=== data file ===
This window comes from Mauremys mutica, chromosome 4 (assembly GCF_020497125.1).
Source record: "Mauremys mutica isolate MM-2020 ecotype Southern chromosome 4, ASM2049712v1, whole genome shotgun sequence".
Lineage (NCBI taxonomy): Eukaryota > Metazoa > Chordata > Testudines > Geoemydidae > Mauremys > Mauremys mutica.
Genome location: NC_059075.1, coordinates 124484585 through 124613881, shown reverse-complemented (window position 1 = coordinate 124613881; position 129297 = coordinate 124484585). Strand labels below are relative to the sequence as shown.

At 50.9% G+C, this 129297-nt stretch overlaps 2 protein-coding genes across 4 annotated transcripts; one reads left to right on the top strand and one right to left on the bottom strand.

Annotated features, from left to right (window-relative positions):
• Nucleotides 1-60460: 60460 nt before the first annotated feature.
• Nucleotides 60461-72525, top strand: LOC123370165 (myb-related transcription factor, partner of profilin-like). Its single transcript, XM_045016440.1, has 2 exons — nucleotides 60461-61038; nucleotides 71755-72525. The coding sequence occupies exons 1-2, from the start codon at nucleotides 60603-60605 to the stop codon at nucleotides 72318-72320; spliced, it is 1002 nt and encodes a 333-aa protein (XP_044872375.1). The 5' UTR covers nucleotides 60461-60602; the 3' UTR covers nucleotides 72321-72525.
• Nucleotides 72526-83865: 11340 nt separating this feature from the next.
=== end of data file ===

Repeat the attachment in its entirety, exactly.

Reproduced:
This window comes from Mauremys mutica, chromosome 4 (assembly GCF_020497125.1).
Source record: "Mauremys mutica isolate MM-2020 ecotype Southern chromosome 4, ASM2049712v1, whole genome shotgun sequence".
Lineage (NCBI taxonomy): Eukaryota > Metazoa > Chordata > Testudines > Geoemydidae > Mauremys > Mauremys mutica.
Genome location: NC_059075.1, coordinates 124484585 through 124613881, shown reverse-complemented (window position 1 = coordinate 124613881; position 129297 = coordinate 124484585). Strand labels below are relative to the sequence as shown.

At 50.9% G+C, this 129297-nt stretch overlaps 2 protein-coding genes across 4 annotated transcripts; one reads left to right on the top strand and one right to left on the bottom strand.

Annotated features, from left to right (window-relative positions):
• Nucleotides 1-60460: 60460 nt before the first annotated feature.
• Nucleotides 60461-72525, top strand: LOC123370165 (myb-related transcription factor, partner of profilin-like). Its single transcript, XM_045016440.1, has 2 exons — nucleotides 60461-61038; nucleotides 71755-72525. The coding sequence occupies exons 1-2, from the start codon at nucleotides 60603-60605 to the stop codon at nucleotides 72318-72320; spliced, it is 1002 nt and encodes a 333-aa protein (XP_044872375.1). The 5' UTR covers nucleotides 60461-60602; the 3' UTR covers nucleotides 72321-72525.
• Nucleotides 72526-83865: 11340 nt separating this feature from the next.